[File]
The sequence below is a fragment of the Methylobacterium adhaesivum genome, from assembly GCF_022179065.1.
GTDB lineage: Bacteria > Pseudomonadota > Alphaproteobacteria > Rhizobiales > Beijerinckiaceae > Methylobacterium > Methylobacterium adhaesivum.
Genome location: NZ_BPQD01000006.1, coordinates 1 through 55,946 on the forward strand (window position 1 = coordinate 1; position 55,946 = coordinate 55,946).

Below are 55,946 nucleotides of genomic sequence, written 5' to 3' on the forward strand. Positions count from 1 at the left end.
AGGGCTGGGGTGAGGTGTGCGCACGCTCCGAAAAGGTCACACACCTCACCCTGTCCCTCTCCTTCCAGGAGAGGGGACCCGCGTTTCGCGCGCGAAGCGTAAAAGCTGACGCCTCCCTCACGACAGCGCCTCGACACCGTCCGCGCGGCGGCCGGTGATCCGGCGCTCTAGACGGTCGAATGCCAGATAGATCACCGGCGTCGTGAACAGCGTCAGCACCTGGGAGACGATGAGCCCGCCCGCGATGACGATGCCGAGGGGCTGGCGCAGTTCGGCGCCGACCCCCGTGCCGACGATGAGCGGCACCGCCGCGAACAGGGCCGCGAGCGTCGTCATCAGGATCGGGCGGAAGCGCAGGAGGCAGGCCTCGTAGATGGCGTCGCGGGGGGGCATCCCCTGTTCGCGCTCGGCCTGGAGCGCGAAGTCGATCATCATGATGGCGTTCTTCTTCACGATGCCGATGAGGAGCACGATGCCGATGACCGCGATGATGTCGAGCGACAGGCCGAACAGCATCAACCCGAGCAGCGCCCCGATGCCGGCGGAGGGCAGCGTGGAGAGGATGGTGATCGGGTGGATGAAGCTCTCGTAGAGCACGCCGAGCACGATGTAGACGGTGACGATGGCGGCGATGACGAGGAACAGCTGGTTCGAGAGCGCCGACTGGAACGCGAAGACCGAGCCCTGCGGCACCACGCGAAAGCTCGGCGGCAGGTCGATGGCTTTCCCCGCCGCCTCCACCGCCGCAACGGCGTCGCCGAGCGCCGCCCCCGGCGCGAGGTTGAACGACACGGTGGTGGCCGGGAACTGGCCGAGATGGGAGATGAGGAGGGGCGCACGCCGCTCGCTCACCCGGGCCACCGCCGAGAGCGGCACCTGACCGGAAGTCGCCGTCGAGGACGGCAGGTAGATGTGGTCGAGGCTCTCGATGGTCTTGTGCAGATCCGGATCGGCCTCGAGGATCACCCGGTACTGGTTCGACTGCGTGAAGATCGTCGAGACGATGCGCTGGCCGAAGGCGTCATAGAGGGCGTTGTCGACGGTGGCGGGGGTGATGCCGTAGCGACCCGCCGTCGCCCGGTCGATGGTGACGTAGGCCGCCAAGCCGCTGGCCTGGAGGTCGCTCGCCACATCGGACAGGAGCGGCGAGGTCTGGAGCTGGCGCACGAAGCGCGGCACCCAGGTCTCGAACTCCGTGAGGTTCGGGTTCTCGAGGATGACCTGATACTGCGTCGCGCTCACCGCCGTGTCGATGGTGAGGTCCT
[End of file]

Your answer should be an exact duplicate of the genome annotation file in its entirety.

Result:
The sequence below is a fragment of the Methylobacterium adhaesivum genome, from assembly GCF_022179065.1.
GTDB lineage: Bacteria > Pseudomonadota > Alphaproteobacteria > Rhizobiales > Beijerinckiaceae > Methylobacterium > Methylobacterium adhaesivum.
Genome location: NZ_BPQD01000006.1, coordinates 1 through 55,946 on the forward strand (window position 1 = coordinate 1; position 55,946 = coordinate 55,946).

Below are 55,946 nucleotides of genomic sequence, written 5' to 3' on the forward strand. Positions count from 1 at the left end.
AGGGCTGGGGTGAGGTGTGCGCACGCTCCGAAAAGGTCACACACCTCACCCTGTCCCTCTCCTTCCAGGAGAGGGGACCCGCGTTTCGCGCGCGAAGCGTAAAAGCTGACGCCTCCCTCACGACAGCGCCTCGACACCGTCCGCGCGGCGGCCGGTGATCCGGCGCTCTAGACGGTCGAATGCCAGATAGATCACCGGCGTCGTGAACAGCGTCAGCACCTGGGAGACGATGAGCCCGCCCGCGATGACGATGCCGAGGGGCTGGCGCAGTTCGGCGCCGACCCCCGTGCCGACGATGAGCGGCACCGCCGCGAACAGGGCCGCGAGCGTCGTCATCAGGATCGGGCGGAAGCGCAGGAGGCAGGCCTCGTAGATGGCGTCGCGGGGGGGCATCCCCTGTTCGCGCTCGGCCTGGAGCGCGAAGTCGATCATCATGATGGCGTTCTTCTTCACGATGCCGATGAGGAGCACGATGCCGATGACCGCGATGATGTCGAGCGACAGGCCGAACAGCATCAACCCGAGCAGCGCCCCGATGCCGGCGGAGGGCAGCGTGGAGAGGATGGTGATCGGGTGGATGAAGCTCTCGTAGAGCACGCCGAGCACGATGTAGACGGTGACGATGGCGGCGATGACGAGGAACAGCTGGTTCGAGAGCGCCGACTGGAACGCGAAGACCGAGCCCTGCGGCACCACGCGAAAGCTCGGCGGCAGGTCGATGGCTTTCCCCGCCGCCTCCACCGCCGCAACGGCGTCGCCGAGCGCCGCCCCCGGCGCGAGGTTGAACGACACGGTGGTGGCCGGGAACTGGCCGAGATGGGAGATGAGGAGGGGCGCACGCCGCTCGCTCACCCGGGCCACCGCCGAGAGCGGCACCTGACCGGAAGTCGCCGTCGAGGACGGCAGGTAGATGTGGTCGAGGCTCTCGATGGTCTTGTGCAGATCCGGATCGGCCTCGAGGATCACCCGGTACTGGTTCGACTGCGTGAAGATCGTCGAGACGATGCGCTGGCCGAAGGCGTCATAGAGGGCGTTGTCGACGGTGGCGGGGGTGATGCCGTAGCGACCCGCCGTCGCCCGGTCGATGGTGACGTAGGCCGCCAAGCCGCTGGCCTGGAGGTCGCTCGCCACATCGGACAGGAGCGGCGAGGTCTGGAGCTGGCGCACGAAGCGCGGCACCCAGGTCTCGAACTCCGTGAGGTTCGGGTTCTCGAGGATGACCTGATACTGCGTCGCGCTCACCGCCGTGTCGATGGTGAGGTCCT